On February 8, 2012, the U.S. Department of Health and Human Services Office of Inspector General (“OIG”) issued an Alert to physicians to exercise caution when reassigning their Medicare payments. Specifically, the OIG stated that physicians who reassign their rights to bill the Medicare program and receive Medicare payments by executing the CMS-855R application may be liable for false claims submitted by entities to which they reassigned their benefits. The Alert can be found here:
Medicare generally prohibits the reassignment of claims by suppliers, including physicians. The exceptions to this rule include payment to an employer, when the supplier is required as a condition of employment to turn over professional fees to the employer, and payment to an entity under a contractual arrangement. Under 42 CFR § 424.80, when payment is made to an entity under a contractual arrangement, both the supplier of the professional services and the billing entity are jointly and severally responsible for any Medicare overpayment to that entity. This liability relationship does not extend to physicians who reassign to an employer. However, both reassignment relationships are limited by the fact that the supplier who furnishes the services must have unrestricted access to claims submitted by the billing entity. This unrestricted access puts the burden on the physician supplier to take an active monitoring role in the billing for their reassigned services.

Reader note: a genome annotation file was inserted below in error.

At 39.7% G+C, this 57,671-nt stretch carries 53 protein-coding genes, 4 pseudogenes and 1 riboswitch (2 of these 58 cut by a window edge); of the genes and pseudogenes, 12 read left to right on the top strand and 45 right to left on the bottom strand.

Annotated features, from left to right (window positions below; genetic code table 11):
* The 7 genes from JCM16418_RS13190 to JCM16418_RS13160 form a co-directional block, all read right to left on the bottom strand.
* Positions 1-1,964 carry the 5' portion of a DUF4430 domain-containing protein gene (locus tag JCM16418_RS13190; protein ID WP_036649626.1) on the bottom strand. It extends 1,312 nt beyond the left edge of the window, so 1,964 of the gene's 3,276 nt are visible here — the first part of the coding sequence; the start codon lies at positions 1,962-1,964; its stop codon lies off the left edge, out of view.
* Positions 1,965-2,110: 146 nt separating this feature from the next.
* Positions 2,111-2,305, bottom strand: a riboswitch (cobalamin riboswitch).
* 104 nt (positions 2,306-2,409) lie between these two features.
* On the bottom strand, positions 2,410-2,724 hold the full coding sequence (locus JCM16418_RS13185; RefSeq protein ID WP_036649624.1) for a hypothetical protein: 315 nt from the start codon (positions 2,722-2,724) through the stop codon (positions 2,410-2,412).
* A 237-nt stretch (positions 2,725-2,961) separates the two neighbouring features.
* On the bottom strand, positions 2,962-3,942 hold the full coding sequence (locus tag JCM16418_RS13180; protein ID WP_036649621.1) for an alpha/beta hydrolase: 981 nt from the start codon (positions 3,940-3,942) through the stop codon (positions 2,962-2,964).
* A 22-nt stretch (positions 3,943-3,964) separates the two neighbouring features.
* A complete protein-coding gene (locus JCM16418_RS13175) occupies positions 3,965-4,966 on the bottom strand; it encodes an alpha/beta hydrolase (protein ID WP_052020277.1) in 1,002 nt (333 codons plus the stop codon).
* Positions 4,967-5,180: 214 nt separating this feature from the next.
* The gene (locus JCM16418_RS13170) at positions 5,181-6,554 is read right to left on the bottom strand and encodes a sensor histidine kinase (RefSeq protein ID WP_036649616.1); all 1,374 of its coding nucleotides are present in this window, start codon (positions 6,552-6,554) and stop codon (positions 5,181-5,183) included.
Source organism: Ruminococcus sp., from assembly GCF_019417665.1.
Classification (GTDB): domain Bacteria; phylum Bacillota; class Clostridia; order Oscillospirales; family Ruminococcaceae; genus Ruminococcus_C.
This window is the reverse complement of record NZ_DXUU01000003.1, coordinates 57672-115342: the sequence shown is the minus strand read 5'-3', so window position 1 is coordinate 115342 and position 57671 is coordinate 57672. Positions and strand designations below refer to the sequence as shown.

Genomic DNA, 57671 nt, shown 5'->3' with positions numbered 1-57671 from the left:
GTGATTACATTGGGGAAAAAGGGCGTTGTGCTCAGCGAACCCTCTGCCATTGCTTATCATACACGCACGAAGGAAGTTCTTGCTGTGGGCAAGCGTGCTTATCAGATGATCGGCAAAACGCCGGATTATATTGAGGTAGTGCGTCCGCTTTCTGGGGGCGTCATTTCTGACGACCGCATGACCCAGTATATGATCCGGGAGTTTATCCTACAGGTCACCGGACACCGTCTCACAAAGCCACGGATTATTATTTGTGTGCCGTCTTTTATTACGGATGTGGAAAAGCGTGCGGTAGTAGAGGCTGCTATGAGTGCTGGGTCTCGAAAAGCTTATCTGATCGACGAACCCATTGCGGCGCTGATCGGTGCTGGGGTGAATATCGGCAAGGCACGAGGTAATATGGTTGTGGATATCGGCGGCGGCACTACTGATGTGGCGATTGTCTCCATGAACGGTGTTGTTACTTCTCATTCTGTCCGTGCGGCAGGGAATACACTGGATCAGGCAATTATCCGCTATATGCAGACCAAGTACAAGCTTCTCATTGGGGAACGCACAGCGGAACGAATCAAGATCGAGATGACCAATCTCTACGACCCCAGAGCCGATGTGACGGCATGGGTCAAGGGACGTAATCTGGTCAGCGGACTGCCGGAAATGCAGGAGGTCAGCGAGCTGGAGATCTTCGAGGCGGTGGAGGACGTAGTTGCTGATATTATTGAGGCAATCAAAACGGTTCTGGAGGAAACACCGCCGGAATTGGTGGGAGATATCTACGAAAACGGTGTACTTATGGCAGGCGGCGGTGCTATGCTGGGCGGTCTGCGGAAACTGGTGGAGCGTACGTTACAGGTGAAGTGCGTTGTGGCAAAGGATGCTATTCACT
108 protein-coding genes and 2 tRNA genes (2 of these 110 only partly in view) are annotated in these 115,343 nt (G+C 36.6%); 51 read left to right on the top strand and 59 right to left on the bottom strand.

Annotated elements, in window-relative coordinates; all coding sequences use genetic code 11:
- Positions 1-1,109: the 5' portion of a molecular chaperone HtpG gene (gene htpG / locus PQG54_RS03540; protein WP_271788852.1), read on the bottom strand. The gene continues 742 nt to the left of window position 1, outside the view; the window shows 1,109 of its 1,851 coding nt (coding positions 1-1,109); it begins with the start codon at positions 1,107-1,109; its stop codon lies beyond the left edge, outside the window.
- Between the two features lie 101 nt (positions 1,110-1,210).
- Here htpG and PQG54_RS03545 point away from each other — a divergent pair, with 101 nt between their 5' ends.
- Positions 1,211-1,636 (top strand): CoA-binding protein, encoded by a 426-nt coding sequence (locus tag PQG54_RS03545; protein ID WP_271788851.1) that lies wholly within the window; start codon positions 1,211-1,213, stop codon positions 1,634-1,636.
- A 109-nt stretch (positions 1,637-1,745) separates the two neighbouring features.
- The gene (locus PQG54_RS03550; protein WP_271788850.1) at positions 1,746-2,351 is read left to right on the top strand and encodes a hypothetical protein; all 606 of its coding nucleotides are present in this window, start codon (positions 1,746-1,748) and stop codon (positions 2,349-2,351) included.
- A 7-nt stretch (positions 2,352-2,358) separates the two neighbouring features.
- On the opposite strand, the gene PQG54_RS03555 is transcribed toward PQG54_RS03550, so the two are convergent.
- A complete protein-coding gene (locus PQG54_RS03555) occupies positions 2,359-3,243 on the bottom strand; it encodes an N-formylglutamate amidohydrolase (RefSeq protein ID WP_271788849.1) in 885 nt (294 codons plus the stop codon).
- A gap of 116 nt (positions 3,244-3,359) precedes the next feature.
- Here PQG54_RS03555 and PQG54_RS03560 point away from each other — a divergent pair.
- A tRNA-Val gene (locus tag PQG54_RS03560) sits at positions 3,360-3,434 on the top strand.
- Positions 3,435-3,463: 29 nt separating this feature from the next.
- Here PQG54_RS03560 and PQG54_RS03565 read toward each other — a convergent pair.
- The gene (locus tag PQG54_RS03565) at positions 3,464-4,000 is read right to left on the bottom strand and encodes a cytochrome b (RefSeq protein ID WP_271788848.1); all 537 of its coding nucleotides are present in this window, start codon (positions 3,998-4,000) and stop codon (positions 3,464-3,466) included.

As detailed in the Alert, the OIG recently settled with physicians who violated the Civil Monetary Penalties Law by causing the submission of false claims to Medicare from an entity to which they had reassigned benefits. The failure of the physicians to monitor the services billed under their reassigned supplier numbers resulted in the submission of “false bills” to Medicare. The OIG noted that, “[p]hysicians have unrestricted access to claims submitted by an entity for services that the entity billed using the physicians’ reassigned [supplier] numbers to provide added assurances that the services for which the entity billed Medicare were, in fact, performed and were performed as billed.”
Physicians, therefore, are expected to monitor the services billed under their reassigned supplier numbers regardless of who is actually billing. Even though physicians are not jointly and severally responsible for overpayments received by their employers, physicians can be found responsible for the submission of false claims if they fail to properly monitor the claims submitted under the reassignment of benefits.
If you have any questions regarding the OIG Alert or this topic in general, please contact Regan E. Tankersley at (317) 977-1445 or firstname.lastname@example.org or your regular Hall Render attorney.